(2) wait to reveal personal information until the aggrieved party files a complaint (in either court or an arbitration panel) or, alternatively, subpoenas the information.
That would guarantee mark holders that someone can be sued before going through the process of filing suit and later discovering that their defendant is Nyan Cat. It would also provide some breathing room for anonymous critics that registrars won’t be forced to turn their information over willy-nilly to a critic who subsequently doesn’t sue, or being able to contest the demand for their identity. (Whether this is what Mr. Carreon did remains to be seen — he didn’t follow through on his promise to name the holder of Charles-Carreon.com as a defendant in his First Amended Complaint.)
Does Mr. Carreon have a point?
But, in the case of Charles-Carreon.com, I doubt there is “actionable harm.” The registrar is (for reasons I’ll explain below) exempt from liability from a claim arising under the Lanham Trademark Act by virtue of 15 U.S.C. § 1114(2)(D)(iii), which provides:
A domain name registrar, a domain name registry, or other domain name registration authority shall not be liable for damages under this section for the registration or maintenance of a domain name for another absent a showing of bad faith intent to profit from such registration or maintenance of the domain name.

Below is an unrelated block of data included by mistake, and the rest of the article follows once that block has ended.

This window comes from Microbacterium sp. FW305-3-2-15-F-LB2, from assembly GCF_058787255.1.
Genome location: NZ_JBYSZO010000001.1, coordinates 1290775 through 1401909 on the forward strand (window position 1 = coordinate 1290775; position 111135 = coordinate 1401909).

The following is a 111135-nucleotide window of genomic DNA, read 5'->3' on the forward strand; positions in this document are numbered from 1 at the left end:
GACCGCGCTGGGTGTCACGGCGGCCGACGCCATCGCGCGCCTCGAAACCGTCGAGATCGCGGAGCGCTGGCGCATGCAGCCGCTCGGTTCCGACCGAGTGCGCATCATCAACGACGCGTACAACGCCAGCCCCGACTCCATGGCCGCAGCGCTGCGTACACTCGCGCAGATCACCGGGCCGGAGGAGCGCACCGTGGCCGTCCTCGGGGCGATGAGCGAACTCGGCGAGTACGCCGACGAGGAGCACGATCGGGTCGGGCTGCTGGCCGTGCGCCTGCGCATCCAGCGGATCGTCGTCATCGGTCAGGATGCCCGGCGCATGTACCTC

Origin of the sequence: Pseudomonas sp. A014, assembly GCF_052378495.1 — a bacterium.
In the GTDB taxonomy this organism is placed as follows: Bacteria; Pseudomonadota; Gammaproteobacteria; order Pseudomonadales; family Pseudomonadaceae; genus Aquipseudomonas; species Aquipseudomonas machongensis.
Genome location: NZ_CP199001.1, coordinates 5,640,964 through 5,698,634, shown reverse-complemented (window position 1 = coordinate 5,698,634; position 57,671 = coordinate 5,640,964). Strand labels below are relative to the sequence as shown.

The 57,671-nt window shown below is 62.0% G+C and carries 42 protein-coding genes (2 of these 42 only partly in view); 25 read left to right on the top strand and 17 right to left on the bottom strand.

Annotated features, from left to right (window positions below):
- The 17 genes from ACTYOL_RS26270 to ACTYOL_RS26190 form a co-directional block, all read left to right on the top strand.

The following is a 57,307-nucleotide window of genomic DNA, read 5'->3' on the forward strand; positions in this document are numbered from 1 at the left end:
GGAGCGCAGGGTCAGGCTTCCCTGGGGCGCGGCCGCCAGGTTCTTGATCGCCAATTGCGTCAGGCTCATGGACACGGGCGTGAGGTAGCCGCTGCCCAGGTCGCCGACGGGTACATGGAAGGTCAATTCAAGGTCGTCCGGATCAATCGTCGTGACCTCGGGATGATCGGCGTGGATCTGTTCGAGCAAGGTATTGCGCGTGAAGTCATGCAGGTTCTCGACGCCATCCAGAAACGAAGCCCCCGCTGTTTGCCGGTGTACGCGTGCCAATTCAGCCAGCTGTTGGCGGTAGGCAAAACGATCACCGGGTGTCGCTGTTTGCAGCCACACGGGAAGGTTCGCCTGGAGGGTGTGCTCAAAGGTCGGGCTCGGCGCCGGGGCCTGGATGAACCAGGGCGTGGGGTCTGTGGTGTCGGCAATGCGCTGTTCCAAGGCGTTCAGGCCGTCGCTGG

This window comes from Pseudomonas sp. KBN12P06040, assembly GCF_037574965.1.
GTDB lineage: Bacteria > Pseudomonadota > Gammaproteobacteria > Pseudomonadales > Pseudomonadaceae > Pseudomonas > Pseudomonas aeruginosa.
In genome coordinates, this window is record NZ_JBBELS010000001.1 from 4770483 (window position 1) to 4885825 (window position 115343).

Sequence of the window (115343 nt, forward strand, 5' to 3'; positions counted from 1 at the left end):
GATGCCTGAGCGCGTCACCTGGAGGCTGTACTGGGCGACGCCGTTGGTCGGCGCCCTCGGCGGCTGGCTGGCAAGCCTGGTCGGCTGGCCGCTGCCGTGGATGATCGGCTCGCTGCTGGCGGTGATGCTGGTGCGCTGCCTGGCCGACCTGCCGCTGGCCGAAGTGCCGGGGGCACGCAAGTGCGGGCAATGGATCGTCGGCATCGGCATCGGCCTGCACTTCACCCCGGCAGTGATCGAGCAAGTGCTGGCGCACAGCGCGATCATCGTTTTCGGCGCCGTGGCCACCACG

This seems to track with Rule 4(a) of ICANN’s Uniform Dispute Resolution Policy, under which a registrar (or domain holder) may also (or perhaps alternatively) be liable upon a showing of three elements, only two of which are contestable here:
(ii) [the domain holder has] no rights or legitimate interests in respect of the domain name; and
(iii) [the] domain name has been registered and is being used in bad faith.
The legitimate interests element is debatable, as a use may illegitimate (among other reasons inapplicable here) unless:
(iii) [the holder is] making a legitimate noncommercial or fair use of the domain name, without intent for commercial gain to misleadingly divert consumers or to tarnish the trademark or service mark at issue